Schist, abyssal rock and hypabyssal rock
The movement of the tectonic plates created rift valleys in the ancient continent around 2,500 years ago. Over hundreds of millions of years, they opened into an ocean, which covered central Finland and part of what is now the Rokua Geopark area. Around 2,000 million years ago the ocean was sealed off when the tectonic plates collided, and a string of high mountains rose up along the line of the collision. The collision squeezed the rock into numerous folds and even partly melted the rock beneath a deep mountain range. These events were recorded in the form of the different kinds of rocks in the bedrock and in the structures of the bedrock in Rokua Geopark.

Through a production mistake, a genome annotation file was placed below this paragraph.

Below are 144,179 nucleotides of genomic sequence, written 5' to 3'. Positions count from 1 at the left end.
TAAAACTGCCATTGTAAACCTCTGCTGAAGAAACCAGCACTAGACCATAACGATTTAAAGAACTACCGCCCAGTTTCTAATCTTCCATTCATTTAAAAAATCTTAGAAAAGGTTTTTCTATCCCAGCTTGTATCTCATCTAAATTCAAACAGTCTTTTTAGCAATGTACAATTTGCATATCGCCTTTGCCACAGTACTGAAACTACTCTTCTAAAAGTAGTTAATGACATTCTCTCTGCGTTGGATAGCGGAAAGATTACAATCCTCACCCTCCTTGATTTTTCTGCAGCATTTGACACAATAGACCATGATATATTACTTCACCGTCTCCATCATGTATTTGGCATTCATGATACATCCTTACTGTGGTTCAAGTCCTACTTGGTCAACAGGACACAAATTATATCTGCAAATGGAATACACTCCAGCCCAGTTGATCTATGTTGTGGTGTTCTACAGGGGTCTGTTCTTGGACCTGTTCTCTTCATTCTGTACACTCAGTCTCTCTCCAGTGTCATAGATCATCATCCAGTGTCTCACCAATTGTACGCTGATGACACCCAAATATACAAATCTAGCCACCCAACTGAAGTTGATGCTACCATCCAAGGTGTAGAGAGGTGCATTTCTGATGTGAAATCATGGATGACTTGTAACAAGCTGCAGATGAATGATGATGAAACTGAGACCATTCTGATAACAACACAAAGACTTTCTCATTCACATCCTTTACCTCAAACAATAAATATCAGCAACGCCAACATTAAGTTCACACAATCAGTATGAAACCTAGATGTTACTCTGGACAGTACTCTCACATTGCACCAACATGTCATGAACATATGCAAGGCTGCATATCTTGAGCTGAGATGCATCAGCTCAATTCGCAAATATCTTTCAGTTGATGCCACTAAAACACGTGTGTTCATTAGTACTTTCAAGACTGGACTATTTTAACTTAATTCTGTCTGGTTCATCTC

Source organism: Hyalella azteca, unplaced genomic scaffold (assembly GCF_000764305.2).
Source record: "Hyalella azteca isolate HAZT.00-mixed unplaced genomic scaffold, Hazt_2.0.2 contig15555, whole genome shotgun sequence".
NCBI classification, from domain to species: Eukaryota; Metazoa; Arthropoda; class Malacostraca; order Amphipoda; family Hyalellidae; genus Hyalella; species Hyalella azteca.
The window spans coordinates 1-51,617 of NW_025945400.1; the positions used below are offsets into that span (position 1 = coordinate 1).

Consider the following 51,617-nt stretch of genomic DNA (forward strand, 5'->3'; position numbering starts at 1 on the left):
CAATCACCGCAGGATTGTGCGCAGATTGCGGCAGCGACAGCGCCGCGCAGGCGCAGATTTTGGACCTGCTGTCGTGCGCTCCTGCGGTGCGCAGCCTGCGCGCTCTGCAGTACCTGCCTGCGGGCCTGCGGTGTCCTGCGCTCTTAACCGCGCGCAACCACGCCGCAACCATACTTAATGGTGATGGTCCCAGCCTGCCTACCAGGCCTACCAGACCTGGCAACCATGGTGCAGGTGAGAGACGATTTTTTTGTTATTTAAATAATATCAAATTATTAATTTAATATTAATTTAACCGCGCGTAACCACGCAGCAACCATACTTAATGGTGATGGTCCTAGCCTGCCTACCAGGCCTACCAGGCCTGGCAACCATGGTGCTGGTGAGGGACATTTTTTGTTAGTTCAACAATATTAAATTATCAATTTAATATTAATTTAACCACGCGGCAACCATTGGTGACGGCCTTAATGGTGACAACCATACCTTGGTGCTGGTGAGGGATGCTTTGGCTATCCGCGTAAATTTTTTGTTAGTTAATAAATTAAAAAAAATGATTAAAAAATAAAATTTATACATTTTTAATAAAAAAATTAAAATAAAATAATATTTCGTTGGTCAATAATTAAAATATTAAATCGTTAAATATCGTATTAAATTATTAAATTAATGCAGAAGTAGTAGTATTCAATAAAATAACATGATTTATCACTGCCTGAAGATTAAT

Molten rock from the depths of the Earth’s crust gushed through the rift valley and solidified into hypabyssal rock in the volcanic channels. This can be seen as dark, greenish lenses mixed with other types of rock in the rock face in the Lake Oulujärvi hiking area. Stand on top of this kind of rock and you can imagine you are standing on top of a prehistoric volcano!
When the tectonic plates collided, the sedimentation from the sea created schist and metamorphic greywacke. Deep under the mountain range, molten rock solidified slowly to form abyssal rock such as granite. Shale and metamorphic greywacke can be seen at Isterinkoski in Muhos and Ahmaskoski in the Oulujoki River. Granite can be seen at Liimanninkoski in Muhos, on the rocky banks of the Oulujoki River on the Lemmenpolku trail, and at the erratic boulder in Väätäjänniemi in Vaala.